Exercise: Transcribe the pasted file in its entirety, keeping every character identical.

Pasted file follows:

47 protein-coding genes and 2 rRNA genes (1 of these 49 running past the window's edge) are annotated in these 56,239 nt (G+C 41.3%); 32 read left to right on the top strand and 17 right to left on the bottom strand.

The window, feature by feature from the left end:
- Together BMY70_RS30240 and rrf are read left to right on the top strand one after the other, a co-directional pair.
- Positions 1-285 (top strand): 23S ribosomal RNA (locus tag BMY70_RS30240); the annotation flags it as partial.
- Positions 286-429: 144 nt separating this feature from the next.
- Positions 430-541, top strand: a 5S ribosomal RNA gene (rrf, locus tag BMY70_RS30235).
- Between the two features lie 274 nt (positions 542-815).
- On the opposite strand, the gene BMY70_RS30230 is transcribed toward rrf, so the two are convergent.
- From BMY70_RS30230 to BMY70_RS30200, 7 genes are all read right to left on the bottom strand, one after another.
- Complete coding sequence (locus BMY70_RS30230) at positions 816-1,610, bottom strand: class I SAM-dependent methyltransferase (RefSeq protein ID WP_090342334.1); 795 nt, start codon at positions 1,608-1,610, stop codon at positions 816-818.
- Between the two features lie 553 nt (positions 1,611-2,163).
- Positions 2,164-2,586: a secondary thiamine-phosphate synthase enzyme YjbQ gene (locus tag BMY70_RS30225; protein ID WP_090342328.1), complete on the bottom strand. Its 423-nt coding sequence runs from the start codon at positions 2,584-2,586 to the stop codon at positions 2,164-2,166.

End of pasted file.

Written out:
47 protein-coding genes and 2 rRNA genes (1 of these 49 running past the window's edge) are annotated in these 56,239 nt (G+C 41.3%); 32 read left to right on the top strand and 17 right to left on the bottom strand.

The window, feature by feature from the left end:
- Together BMY70_RS30240 and rrf are read left to right on the top strand one after the other, a co-directional pair.
- Positions 1-285 (top strand): 23S ribosomal RNA (locus tag BMY70_RS30240); the annotation flags it as partial.
- Positions 286-429: 144 nt separating this feature from the next.
- Positions 430-541, top strand: a 5S ribosomal RNA gene (rrf, locus tag BMY70_RS30235).
- Between the two features lie 274 nt (positions 542-815).
- On the opposite strand, the gene BMY70_RS30230 is transcribed toward rrf, so the two are convergent.
- From BMY70_RS30230 to BMY70_RS30200, 7 genes are all read right to left on the bottom strand, one after another.
- Complete coding sequence (locus BMY70_RS30230) at positions 816-1,610, bottom strand: class I SAM-dependent methyltransferase (RefSeq protein ID WP_090342334.1); 795 nt, start codon at positions 1,608-1,610, stop codon at positions 816-818.
- Between the two features lie 553 nt (positions 1,611-2,163).
- Positions 2,164-2,586: a secondary thiamine-phosphate synthase enzyme YjbQ gene (locus tag BMY70_RS30225; protein ID WP_090342328.1), complete on the bottom strand. Its 423-nt coding sequence runs from the start codon at positions 2,584-2,586 to the stop codon at positions 2,164-2,166.